Monday, June 3, 2013

Through The Ages - Cards - Napoleon Bonaparte

This is a series of blogs written about each card in Through The Ages.  To find more, simply click on "Cards" label.
Napoleon Bonaparte
Napoleon Bonaparte was born in Corsica on 15 August 1769.  His family was an affluent, noble family which afforded him a better education and opportunity than other Corsican.  He studied in France to learn French in 1778, and in May 1779 he was admitted to an military academy.  With a strength in mathematics, history, and geography it was decided he would make a great naval officer.  Always
wanting the best, Napoleon considered joining the British Royal navy until he was accepted to the Military Academy in Paris.  At that point he turned away from the navy to land based artillery.  

As France erupted in revolution, Napoleon returned to Corsica to avoid the political turmoil.  He became embroiled in a three way war and overstayed his leave.  However, he was promoted to captain upon returning to mainland France as he support the Jacobins, who power was rising.  In 1793 he fled with his family to France when Corsica split from France.

On the mainland, Napoleon found himself fighting for the Jacobin Revolutionaries by laying siege to the city of Toulon.  Recognizing the heights as an important feature, he led the charge which captured the heights, and with his artillery drove out the anti-revolutionary forces.  For his actions the City of Public Safety promoted him to Brigadier General.

Napoleon successfully navigated the landmine of French politics.  He dealt directly with the Robespierre brothers, but managed to keep his head (literally), unlike so many other military leaders.  When the Jacobins fell from power, Bonaparte entered hard times.  In desperation to put down a Royalist Uprising, Bonaparte was put in charge and successfully routed them.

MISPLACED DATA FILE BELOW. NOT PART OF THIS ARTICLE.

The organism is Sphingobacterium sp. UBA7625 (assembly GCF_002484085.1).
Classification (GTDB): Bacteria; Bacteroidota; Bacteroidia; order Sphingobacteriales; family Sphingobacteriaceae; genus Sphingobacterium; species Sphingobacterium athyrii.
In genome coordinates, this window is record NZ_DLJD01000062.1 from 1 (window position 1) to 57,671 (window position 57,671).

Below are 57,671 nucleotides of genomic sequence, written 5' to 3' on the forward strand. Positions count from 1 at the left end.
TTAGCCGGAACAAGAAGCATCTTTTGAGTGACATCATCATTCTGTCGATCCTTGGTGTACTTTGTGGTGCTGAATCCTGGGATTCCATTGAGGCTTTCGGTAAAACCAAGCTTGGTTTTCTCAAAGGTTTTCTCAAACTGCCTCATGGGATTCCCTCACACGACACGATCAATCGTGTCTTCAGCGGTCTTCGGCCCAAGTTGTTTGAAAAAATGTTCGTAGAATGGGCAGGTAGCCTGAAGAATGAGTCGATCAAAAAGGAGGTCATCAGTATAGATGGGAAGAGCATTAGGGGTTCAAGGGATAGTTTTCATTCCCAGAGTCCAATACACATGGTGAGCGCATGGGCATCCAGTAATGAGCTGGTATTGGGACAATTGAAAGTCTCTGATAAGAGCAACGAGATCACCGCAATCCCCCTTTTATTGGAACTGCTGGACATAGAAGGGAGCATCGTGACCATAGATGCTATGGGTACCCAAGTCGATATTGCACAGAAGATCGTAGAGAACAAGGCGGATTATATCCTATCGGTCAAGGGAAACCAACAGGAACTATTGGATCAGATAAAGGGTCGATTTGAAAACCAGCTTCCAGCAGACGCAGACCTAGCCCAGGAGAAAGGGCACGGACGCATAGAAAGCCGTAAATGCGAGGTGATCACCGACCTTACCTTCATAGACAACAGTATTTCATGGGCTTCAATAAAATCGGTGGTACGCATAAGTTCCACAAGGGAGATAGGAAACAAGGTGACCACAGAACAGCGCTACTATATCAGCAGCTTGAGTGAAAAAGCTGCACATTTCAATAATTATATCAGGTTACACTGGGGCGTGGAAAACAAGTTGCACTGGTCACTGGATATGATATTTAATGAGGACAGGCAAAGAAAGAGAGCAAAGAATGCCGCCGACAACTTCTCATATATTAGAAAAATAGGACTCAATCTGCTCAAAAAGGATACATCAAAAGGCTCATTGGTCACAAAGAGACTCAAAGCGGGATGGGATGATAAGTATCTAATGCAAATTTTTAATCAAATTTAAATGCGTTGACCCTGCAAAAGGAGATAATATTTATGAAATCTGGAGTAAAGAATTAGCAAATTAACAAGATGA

From there Bonaparte led successful campaigns in Italy and Egypt.  Returning to France, he was convinced by a partnership of two others the time had come to remove the current government and put in place a strong leader.  Expecting to outsmart Bonaparte, and possibly use him as a patsy if things went wrong, his partners gave him the resources he needed.  However, when Bonaparte's plan was enacted, it was Bonaparte and not one of his partners who was First Consul of France.

Napoleon would go on to become one of the most successful military leaders the world had seen until World War II.  Using his power and national popularity with the resurgence of France as a Great Power,  Napoleon would be crowned Emperor of France.  Thus Bonaparte ended the strive towards democracy which his original goal when younger.

Napoleon's military campaigns expanded throughout Europe.  His military tactics and strategies added maneuverability which was previously unprecedented.  He often defeated armies larger than his through skillful and positioning of his troops.  Unlike many other national leaders, Napoleon accompanied his armies into battle and directed them, putting himself in danger of being captured or killed.

Despite this, Napoleon was not without faults.  He stretched his army too thin.  His conquests, although militarily successful, were not capable of completely subduing the lands he marched through.  When the end came, his army was worn down from fighting and incapable of continuing.  Napoleon was captured and sent to the island of Elba.

He would escape Elba and for a "Hundred Days", Napoleon was once again the Emperor of France.  Despite a nationalist fervor at his return, his people and armies were still too worn from the earlier fighting.  At the Battle of Waterloo, Napoleon fought his final battle.  Upon its loss, Napoleon was exiled to the land of Saint Helena, where he would remain until his death 6 years later in 1821.
Game Stats
Napoleon is a popular leader, being played 81% of the time. His ability seems unusually good for a military leader, which adds to his popularity. Statistically, Napoleon shows his abilities and popularity are not a function of his usefulness. Perhaps Napoleon is used to try to bolster a weak position (beyond the scope of this analysis), but in the end this ploy is unsuccessful.
I believe Napoleon is a highly overrated card, at least based on popularity.  Compared to Robespierre, Napoleon has significantly reduced odds of winning.  This discrepancy may be the difference between Robespierre's "hidden" science reduction compared to Napoleon's "obvious" military gain abilities.  I truly believe Robespierre is by far a better card which yields better results, yet Napoleon remains significantly more popular.

What thoughts do you have in comparing Robespierre and Napoleon?  Which do you believe is better, and why?
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